Used as a transparent support for use in the present invention is a 50 to 300 μm thick glass plate or film made of cellulose triacetate, cellulose diacetate, nitro cellulose, polystyrene, polyethylene terephthalate, polyethylene naphthalate, and the like. Particularly cellulose triacetate, polystyrene, and polyethylene terephthalate are preferable. These supports may be subjected to a corona discharge treatment according to a known method. Besides, they may be subjected to an undercoating treatment according to a known method, if necessary. In order to enhance a dimensional stability to a change of temperature and/or moisture, a waterproof layer containing a polyvinylidene chloride-series polymer may be applied onto the support.

The halogen composition of the silver halide emulsion for use in the present invention is preferably silver bromide or silver iodobromide, which is high in electron density inside crystal. Silver chloride is not preferable because it easily increases fogging and moreover has low track sensitivity to charged particles. In the case of using silver iodobromide, the silver iodide content is preferably 5 mole % or less, more preferably in the range of 0.05 to 3.0 mole %.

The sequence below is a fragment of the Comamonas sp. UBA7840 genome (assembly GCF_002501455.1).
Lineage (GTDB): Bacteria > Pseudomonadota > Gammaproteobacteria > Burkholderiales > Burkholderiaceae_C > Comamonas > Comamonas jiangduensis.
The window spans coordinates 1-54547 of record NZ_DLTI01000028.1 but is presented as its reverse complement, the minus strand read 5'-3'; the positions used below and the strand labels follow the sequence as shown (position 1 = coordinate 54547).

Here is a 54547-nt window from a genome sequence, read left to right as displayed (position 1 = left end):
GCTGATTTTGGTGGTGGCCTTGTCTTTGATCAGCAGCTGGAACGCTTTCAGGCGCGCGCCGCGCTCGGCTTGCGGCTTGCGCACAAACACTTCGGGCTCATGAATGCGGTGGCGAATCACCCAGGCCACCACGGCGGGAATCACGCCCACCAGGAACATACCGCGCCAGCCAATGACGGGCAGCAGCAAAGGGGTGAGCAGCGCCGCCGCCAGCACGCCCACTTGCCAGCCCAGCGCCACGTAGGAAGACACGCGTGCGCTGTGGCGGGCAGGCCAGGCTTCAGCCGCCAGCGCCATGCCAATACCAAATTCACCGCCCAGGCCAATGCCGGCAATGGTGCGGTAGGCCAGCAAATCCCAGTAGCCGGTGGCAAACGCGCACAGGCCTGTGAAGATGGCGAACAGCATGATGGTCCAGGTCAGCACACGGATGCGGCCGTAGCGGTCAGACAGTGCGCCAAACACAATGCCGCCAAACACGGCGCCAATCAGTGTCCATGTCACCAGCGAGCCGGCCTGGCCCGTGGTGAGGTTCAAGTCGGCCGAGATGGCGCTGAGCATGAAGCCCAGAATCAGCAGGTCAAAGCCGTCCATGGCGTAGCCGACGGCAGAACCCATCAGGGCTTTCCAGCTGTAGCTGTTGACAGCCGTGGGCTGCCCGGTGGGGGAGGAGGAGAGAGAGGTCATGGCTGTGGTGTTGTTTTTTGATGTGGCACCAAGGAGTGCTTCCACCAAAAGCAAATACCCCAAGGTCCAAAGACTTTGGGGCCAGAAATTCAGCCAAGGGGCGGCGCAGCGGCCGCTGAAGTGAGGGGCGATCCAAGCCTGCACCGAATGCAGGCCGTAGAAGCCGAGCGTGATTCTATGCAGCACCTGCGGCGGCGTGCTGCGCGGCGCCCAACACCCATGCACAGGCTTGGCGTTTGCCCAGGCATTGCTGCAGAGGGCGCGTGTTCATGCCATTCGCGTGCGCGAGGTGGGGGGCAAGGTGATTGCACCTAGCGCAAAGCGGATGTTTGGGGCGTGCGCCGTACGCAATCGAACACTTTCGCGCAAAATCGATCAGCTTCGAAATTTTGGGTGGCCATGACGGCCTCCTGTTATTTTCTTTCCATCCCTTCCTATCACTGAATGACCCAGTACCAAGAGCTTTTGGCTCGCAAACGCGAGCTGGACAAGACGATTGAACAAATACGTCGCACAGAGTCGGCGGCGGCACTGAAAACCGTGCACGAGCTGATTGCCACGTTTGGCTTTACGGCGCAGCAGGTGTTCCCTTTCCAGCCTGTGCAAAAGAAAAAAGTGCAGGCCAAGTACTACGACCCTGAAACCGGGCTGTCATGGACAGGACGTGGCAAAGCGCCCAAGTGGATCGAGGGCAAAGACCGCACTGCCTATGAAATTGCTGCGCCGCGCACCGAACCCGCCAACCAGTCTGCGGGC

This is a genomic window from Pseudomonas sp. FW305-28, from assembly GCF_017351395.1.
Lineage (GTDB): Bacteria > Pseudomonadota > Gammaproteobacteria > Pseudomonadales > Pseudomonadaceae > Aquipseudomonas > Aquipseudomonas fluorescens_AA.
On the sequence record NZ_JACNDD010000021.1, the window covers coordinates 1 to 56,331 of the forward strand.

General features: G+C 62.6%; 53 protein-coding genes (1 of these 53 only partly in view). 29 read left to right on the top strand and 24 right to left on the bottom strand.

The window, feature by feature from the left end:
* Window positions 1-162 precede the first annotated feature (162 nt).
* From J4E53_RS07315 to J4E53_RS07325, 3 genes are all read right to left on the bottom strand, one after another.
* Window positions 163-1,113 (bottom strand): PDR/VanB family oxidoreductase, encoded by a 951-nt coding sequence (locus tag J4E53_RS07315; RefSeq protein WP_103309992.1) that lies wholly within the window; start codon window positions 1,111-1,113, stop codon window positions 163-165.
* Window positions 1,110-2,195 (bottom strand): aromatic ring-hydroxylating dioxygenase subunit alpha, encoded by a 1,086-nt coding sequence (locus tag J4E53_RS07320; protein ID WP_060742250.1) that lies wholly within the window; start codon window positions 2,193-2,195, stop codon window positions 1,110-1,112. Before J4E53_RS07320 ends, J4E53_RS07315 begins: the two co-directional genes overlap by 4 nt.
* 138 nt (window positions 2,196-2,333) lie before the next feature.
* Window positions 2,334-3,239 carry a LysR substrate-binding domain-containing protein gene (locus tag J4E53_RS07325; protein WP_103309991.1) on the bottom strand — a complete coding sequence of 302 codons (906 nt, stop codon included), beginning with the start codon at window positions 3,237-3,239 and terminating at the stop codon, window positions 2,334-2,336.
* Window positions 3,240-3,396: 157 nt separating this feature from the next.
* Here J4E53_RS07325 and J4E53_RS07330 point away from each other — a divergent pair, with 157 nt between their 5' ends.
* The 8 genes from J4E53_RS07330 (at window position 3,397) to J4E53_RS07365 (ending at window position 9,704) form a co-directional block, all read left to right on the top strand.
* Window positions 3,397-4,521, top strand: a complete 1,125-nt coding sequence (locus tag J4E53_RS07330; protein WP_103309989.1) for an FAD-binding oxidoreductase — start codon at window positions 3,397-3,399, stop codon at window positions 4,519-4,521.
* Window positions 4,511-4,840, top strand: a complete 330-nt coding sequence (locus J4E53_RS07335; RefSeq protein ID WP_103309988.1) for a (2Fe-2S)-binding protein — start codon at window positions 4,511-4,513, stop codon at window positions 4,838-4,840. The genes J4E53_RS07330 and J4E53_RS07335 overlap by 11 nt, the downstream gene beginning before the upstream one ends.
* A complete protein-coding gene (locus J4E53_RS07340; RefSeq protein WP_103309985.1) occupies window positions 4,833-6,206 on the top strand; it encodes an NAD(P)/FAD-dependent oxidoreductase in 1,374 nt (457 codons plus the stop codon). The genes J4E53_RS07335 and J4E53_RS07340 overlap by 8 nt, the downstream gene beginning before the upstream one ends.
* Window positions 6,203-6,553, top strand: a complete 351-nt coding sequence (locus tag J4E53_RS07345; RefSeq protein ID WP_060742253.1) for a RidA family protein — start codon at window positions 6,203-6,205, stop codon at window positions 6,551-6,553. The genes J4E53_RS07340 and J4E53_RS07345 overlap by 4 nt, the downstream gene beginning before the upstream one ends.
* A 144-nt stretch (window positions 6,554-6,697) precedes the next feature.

The larger the grain size is, the higher the sensitivity in each of the grains is. However, since the number of grains per unit volume reduces along with the size increases, the number of developed silver grains (in other words, grain density) decreases. Accordingly, it is preferable to use an emulsion having a grain size of 0.4 μm or less. It is more preferable to use a monodispersed emulsion, which is composed of silver halide grains having a grain size of 0.1 to 0.3 μm, and which has a coefficient of variation of grain size being 20% or less, and preferably 15% or less. The coefficient of variation is represented by (standard deviation of grain size/average grain size)100. The shape of silver halide grains is preferably cube, octahedron, or tetradecahedron.